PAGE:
At Arizona State University in Phoenix, a panel discussion on how, when crisis occurs, reporters unfamiliar with the landscape can effectively cover the communities, cultures and people involved.
Journalists Victor Merina and Ina Jaffe discuss how reporters can effectively cover communities, cultures and people they know little about – and how that situation is even more challenging when those communities are facing a crisis.
Merina is senior correspondent and special projects editor for reznet, a website that focuses on Native American issues and indigenous people. He is a former Pulitzer Prize-winning investigative reporter for the Los Angeles Times.
Ina Jaffe is a National desk correspondent based at NPR West, NPR's production center in Los Angeles. Her reports can be heard regularly on NPR newsmagazines including Morning Edition and All Things Considered. Covering California and the West, Jaffe has reported on nearly all of the major news events, elections, and natural disasters in the region. She also reports on national stories, such as the 2008 presidential campaign and the aftermath of Hurricane Katrina in New Orleans.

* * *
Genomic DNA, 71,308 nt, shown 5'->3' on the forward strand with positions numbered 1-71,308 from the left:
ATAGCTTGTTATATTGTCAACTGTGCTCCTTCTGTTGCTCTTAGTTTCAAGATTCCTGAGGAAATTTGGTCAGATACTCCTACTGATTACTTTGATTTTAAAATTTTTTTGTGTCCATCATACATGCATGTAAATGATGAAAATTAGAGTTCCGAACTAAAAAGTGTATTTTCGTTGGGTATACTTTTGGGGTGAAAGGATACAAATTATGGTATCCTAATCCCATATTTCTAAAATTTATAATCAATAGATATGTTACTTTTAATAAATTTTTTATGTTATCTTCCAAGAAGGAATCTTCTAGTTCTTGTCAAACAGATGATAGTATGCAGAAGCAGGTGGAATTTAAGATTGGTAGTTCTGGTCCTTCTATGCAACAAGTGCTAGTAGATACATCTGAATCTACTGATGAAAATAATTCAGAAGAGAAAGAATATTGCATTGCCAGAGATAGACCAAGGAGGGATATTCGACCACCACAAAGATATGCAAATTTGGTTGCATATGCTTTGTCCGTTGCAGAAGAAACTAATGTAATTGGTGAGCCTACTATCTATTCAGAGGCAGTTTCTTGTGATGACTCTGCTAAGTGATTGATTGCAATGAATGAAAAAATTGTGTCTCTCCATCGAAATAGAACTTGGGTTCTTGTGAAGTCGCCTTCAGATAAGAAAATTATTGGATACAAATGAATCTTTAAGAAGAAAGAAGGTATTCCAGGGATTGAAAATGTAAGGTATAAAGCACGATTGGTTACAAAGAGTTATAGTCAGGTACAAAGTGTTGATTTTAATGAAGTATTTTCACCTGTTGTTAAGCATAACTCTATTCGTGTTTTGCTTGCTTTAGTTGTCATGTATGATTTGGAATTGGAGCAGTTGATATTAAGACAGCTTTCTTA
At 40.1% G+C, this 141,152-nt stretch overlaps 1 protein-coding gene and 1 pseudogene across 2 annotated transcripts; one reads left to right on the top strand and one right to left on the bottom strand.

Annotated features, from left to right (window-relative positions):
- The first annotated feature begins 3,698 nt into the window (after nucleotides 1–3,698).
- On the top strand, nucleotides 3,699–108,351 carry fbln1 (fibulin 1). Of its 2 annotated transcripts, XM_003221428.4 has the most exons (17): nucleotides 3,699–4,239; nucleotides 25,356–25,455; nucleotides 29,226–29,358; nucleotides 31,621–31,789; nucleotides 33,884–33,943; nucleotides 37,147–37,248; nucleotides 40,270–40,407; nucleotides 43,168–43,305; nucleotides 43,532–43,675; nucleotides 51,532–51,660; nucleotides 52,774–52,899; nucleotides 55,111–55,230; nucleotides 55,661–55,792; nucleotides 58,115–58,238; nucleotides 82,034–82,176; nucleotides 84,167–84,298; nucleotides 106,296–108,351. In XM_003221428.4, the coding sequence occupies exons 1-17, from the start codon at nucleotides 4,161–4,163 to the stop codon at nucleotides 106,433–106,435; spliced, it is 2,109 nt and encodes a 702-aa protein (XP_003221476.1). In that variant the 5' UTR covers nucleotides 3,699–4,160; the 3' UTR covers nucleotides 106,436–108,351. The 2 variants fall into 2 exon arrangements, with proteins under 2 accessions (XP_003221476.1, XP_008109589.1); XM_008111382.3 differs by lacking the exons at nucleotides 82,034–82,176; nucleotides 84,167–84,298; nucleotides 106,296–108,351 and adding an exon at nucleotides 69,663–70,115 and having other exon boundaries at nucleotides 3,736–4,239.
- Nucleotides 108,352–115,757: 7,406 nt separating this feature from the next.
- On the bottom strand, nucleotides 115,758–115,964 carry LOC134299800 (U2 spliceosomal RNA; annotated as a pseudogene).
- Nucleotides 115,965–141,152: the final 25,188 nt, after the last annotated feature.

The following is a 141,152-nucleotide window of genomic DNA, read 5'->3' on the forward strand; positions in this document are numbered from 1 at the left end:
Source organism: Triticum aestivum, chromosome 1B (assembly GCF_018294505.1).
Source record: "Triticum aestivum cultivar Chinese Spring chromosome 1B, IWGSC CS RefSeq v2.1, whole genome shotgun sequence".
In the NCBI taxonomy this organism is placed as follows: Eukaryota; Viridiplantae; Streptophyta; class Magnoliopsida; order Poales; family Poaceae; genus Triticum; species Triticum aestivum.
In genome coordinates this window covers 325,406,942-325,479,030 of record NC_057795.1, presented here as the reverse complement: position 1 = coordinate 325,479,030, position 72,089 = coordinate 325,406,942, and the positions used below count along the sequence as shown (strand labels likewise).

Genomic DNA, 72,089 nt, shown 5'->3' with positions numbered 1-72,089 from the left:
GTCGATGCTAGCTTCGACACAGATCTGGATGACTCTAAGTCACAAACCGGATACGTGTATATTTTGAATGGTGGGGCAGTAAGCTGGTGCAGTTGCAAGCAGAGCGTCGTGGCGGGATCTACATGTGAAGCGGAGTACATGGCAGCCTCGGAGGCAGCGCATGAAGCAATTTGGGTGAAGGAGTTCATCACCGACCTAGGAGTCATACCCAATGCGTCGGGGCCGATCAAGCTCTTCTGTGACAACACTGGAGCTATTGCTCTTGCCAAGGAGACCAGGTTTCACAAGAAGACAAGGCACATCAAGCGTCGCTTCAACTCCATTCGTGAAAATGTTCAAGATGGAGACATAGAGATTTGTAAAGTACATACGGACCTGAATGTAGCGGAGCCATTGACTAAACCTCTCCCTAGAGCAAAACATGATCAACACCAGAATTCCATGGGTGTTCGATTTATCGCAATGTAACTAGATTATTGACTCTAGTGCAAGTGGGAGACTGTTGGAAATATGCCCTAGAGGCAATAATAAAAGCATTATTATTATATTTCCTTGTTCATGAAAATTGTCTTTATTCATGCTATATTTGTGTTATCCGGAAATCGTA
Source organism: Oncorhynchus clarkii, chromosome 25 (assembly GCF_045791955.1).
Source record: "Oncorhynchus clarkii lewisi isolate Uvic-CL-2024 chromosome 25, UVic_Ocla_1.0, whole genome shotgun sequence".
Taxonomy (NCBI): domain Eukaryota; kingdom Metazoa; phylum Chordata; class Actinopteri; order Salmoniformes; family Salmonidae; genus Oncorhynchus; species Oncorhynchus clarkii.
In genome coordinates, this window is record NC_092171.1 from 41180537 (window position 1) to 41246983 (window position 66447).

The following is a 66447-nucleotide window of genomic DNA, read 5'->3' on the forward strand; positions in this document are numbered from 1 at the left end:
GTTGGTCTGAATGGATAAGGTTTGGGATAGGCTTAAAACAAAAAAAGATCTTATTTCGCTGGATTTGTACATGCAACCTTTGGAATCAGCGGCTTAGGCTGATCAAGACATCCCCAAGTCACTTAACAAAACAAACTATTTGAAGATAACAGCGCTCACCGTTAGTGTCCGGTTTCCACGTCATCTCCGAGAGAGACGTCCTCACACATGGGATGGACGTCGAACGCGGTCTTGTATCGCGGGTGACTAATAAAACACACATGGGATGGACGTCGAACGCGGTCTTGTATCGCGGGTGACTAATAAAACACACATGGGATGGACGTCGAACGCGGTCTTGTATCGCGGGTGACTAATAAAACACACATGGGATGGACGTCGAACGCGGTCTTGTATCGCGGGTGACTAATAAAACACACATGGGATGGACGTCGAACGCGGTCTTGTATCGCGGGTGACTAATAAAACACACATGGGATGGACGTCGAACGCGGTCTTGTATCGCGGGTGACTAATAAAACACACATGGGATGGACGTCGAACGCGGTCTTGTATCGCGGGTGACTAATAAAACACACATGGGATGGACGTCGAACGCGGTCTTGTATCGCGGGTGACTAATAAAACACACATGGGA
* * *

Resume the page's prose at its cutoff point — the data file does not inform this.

Sponsors: Society of Professional Journalists Region 11 Chapter, the Dart Center for Journalism and Trauma, and the Walter Cronkite School of Journalism and Mass Communication.
Monday, March 7, 7:00 - 8:30 p.m.
The First Amendment Forum
Walter Cronkite School of Journalism and Mass Communication
Arizona State University, Phoenix
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